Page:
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PSHE Quiz Illustration | Unwanted Pregnancy
It can be scary, finding out you are pregnant.

Unintended Pregnancy - Age 11-14

Teenagers are discovering sex, whether we are happy with that or not. The potential consequence of sexual relationships is pregnancy. As students start secondary school then they are made aware of this in PSHE lessons. This quiz, written specifically for KS3 aged children in years 7, 8 and 9, looks at the consequences of unintended pregnancy, as well as some of the support and options available to teenagers who become pregnant.

Unprotected sex is a risky business. Not only are you in danger of sexually transmitted diseases, there is also the chance of becoming pregnant. But mistakes happen. What can you do if you do become pregnant? What are your options and what support is available?

This quiz looks at how to avoid unwanted pregnancies and how to cope with them.

1.
What is the average cost of looking after a baby in its first year?
£1,000
£3,000
£6,000
£9,000
Babies have many needs – nappies, new clothes (they grow very quickly!), food, toys, transportation and sleeping equipment… the list goes on
2.
If you decide to have your child adopted, can you choose to see them regularly?
No, never again
Yes, every few months
No, not until they are an adult
Yes, every year
Once you give your child up for adoption then you cannot choose to see them again. When they become an adult, they will be told who you are, so they might choose to in get in touch with you, but you cannot choose to get in touch with them
3.
Abortion is one option available to someone who becomes unintentionally pregnant. How soon must the abortion take place after conception?
Within 12 weeks
Within 18 weeks
Within 24 weeks
Within 30 weeks
Abortions can be carried out after 24 weeks only under exceptional circumstances, if the mother’s life is in danger for example.
The earlier the procedure is taken, the safer it is. So seek advice as soon as you suspect you may be pregnant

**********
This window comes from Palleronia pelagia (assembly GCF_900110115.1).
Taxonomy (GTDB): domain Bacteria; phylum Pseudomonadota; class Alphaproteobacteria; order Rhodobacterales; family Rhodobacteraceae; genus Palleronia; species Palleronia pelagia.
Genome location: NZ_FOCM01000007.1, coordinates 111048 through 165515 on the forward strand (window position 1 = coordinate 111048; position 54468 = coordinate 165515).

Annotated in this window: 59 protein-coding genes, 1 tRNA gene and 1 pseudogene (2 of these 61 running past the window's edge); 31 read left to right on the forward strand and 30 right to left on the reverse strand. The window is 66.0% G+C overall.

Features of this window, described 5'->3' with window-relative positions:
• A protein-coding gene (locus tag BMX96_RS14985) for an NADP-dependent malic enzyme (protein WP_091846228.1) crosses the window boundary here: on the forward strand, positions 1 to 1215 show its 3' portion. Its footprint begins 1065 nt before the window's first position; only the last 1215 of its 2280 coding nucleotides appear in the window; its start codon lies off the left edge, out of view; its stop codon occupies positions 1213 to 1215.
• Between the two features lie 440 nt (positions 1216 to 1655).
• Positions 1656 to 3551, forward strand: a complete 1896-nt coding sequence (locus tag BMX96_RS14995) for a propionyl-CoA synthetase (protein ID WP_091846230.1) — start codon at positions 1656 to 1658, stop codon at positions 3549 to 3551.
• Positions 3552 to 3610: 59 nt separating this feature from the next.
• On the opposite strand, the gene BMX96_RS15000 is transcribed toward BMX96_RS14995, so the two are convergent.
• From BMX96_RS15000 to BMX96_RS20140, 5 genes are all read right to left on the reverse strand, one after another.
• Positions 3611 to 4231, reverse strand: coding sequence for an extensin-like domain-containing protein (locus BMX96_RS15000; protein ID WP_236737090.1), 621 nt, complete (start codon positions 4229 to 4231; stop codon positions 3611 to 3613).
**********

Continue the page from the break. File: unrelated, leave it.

4.
Are babies born to teenage mothers more or less likely to be premature?
Less likely
More likely
There is no difference
More likely if they are the first child
Babies of teenage mothers are more likely to be born prematurely and 25% more likely to be born underweight. The child and mother are also more at risk of death during birth
5.
Can a girl become pregnant the very first time she has sex?
Yes, it’s just as likely as any other time she has sex
No, it’s not possible the first time
Yes, but it is less likely than at other times she has sex
Yes, but it is almost impossible the first time
Every time a girl has vaginal sex she is at risk of becoming pregnant. The first time is no exception to this
6.
If you find out that you are pregnant, who should you tell first?
Your parents
Your friend
Your GP
Any of the above
Discovering that you are pregnant can be frightening. Whatever you do, do not ignore the problem – it will not go away.
Talking it through with a family member or a friend may help, or you can seek advice from your GP, from a sexual health clinic, or from the NHS 111 helpline
7.
If a girl has unprotected sex and fears she may be pregnant, is it too late to do anything about avoiding pregnancy?
Yes, if she is pregnant then she has to live with the consequences
No, she can take a “morning after” pill
Yes, she can make sure a condom is used next time
No, she can take the contraceptive pill
If you have unprotected sex there is some emergency contraception traditionally called “the morning after pill”. Despite its name, you have between 3-5 days to take this after sex to prevent pregnancy
8.
What are the options if you become pregnant?
Keep the baby
Abortion
Adoption
Any of the above
There are basically only three options available if you become pregnant. All these will have a huge impact on your life and your emotional wellbeing. Pregnancy is a life-changing event
9.
Which of the following should a pregnant girl avoid?
Bread
Milk
Soft cheese
Chocolate
Soft cheeses are a risk because they may be contaminated by a dangerous bacterium called listeria
10.
If you decide to keep your child which of these might suffer as a result?
Your education
Your career
Your social life
All of the above
Two-thirds of mothers aged 19 or less are not in education. This means they are less likely to get the qualifications they need for a successful career. Also, bringing up a baby is very time-demanding so social lives often suffer
Author:  Graeme Haw

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